Date of Award
Master in Interior Architecture [Adaptive Reuse]
In Seoul, people of the poorest economic status live in compressed units no larger than 32 square feet, known as “sliced housing.” The majority of these residents hope for better living conditions, but they are unable to move for multiple reasons. This is an interwoven sociological issue that requires intervention proposals that improve the physical and mental wellbeing of the people in these housing situations. This thesis demonstrates possible architectural interventions that will enhance the quality of life and support systems within Seoul’s “sliced housing” villages.
Other urban villages in Seoul in similar states of degradation have been destroyed, with districts of collective housings as a planned replacement. Though these districts intend to absorb the displaced residents, they still need to leave for several years before a new home is ready. An alternative way to renovate the area is needed that doesn’t upend the lives of the community.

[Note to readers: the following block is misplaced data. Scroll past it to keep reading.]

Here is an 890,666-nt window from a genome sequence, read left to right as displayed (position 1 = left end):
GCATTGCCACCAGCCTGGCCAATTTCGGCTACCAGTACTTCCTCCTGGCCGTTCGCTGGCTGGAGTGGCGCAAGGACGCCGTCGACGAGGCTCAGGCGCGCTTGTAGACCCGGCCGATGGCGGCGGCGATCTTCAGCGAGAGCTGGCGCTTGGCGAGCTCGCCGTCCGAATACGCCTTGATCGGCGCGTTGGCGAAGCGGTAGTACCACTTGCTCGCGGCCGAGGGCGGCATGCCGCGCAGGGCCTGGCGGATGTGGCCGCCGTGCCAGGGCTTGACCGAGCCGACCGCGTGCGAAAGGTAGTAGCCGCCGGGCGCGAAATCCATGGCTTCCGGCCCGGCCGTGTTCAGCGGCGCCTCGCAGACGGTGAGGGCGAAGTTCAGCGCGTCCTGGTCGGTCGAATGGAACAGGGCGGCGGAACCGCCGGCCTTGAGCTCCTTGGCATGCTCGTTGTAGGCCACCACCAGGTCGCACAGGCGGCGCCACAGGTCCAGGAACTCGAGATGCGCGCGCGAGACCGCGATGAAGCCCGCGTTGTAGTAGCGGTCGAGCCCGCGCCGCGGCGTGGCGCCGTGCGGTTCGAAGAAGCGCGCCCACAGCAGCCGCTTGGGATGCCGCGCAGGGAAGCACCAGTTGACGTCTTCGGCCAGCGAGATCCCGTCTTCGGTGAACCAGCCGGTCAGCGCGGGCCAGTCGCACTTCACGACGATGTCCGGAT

An existing single sliced housing unit holds multiple functions; sleeping, cooking, eating, resting, studying, storing. This thesis explores ways to expand shared facilities to the community within the tight context. Then overlapping activities will be spread out to the new space, leaving each new sliced unit, which is technically a small room, only for sleeping.
In addition to improvements in individual living standards, they also encourage community contact between residents. Though the city government and many charities provide resources to the community, they lack easy access. The proposal brings those facilities into the same block, enhancing a kin connection.
Han, Dong-zoo, "Unraveling the living: reframing cramped housing as a social living" (2021). Masters Theses. 711.
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